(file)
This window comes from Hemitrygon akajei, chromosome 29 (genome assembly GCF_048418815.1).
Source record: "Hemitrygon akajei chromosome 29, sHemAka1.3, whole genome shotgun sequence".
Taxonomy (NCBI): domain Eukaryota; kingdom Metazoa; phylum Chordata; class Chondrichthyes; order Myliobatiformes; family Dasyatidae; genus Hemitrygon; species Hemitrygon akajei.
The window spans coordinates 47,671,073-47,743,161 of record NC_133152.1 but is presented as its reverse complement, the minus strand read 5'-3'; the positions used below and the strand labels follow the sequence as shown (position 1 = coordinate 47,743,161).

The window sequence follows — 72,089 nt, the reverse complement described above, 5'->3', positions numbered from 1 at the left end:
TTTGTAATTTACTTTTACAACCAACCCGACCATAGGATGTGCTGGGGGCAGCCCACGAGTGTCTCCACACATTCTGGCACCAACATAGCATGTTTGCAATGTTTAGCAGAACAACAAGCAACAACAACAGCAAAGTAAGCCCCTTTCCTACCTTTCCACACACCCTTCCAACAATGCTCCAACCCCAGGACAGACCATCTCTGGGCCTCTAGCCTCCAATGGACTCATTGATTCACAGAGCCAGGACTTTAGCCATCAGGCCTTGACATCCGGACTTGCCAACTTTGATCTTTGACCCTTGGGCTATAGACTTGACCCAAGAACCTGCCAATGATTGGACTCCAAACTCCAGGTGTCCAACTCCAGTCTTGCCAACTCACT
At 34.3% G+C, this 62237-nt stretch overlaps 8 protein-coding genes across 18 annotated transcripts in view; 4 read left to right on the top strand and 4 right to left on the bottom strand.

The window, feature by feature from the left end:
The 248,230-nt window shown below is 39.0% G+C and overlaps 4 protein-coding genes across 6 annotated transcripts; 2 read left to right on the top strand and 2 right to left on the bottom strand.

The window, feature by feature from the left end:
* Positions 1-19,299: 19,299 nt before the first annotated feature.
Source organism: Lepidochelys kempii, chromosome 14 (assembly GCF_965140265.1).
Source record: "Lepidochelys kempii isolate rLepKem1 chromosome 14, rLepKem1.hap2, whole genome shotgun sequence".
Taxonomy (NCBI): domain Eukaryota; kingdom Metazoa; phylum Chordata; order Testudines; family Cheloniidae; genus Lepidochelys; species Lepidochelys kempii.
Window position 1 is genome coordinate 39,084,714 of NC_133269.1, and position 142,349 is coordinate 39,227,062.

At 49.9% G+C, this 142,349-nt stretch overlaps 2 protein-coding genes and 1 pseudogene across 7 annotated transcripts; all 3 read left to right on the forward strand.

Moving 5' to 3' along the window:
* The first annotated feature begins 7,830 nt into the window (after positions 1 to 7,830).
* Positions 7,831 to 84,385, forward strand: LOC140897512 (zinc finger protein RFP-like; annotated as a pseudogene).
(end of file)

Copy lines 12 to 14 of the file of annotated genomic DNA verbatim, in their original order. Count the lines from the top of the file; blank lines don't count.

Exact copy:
Source organism: Lepidochelys kempii, chromosome 14 (assembly GCF_965140265.1).
Source record: "Lepidochelys kempii isolate rLepKem1 chromosome 14, rLepKem1.hap2, whole genome shotgun sequence".
Taxonomy (NCBI): domain Eukaryota; kingdom Metazoa; phylum Chordata; order Testudines; family Cheloniidae; genus Lepidochelys; species Lepidochelys kempii.